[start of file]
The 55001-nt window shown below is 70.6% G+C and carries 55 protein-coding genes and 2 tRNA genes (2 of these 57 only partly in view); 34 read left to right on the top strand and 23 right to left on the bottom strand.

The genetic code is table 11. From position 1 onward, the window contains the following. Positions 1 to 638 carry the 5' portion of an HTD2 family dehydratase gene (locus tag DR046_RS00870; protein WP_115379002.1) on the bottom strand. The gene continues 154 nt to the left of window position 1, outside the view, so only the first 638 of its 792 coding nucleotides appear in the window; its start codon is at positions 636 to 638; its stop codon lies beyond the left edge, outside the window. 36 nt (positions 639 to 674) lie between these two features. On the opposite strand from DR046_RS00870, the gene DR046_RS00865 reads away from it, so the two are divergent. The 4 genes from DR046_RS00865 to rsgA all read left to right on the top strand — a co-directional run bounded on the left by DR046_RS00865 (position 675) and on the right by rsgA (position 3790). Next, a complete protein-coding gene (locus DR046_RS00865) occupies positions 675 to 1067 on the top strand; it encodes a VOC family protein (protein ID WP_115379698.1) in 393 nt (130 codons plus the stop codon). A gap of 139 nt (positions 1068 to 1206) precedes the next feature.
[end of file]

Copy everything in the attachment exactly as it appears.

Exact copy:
The 55001-nt window shown below is 70.6% G+C and carries 55 protein-coding genes and 2 tRNA genes (2 of these 57 only partly in view); 34 read left to right on the top strand and 23 right to left on the bottom strand.

The genetic code is table 11. From position 1 onward, the window contains the following. Positions 1 to 638 carry the 5' portion of an HTD2 family dehydratase gene (locus tag DR046_RS00870; protein WP_115379002.1) on the bottom strand. The gene continues 154 nt to the left of window position 1, outside the view, so only the first 638 of its 792 coding nucleotides appear in the window; its start codon is at positions 636 to 638; its stop codon lies beyond the left edge, outside the window. 36 nt (positions 639 to 674) lie between these two features. On the opposite strand from DR046_RS00870, the gene DR046_RS00865 reads away from it, so the two are divergent. The 4 genes from DR046_RS00865 to rsgA all read left to right on the top strand — a co-directional run bounded on the left by DR046_RS00865 (position 675) and on the right by rsgA (position 3790). Next, a complete protein-coding gene (locus DR046_RS00865) occupies positions 675 to 1067 on the top strand; it encodes a VOC family protein (protein ID WP_115379698.1) in 393 nt (130 codons plus the stop codon). A gap of 139 nt (positions 1068 to 1206) precedes the next feature.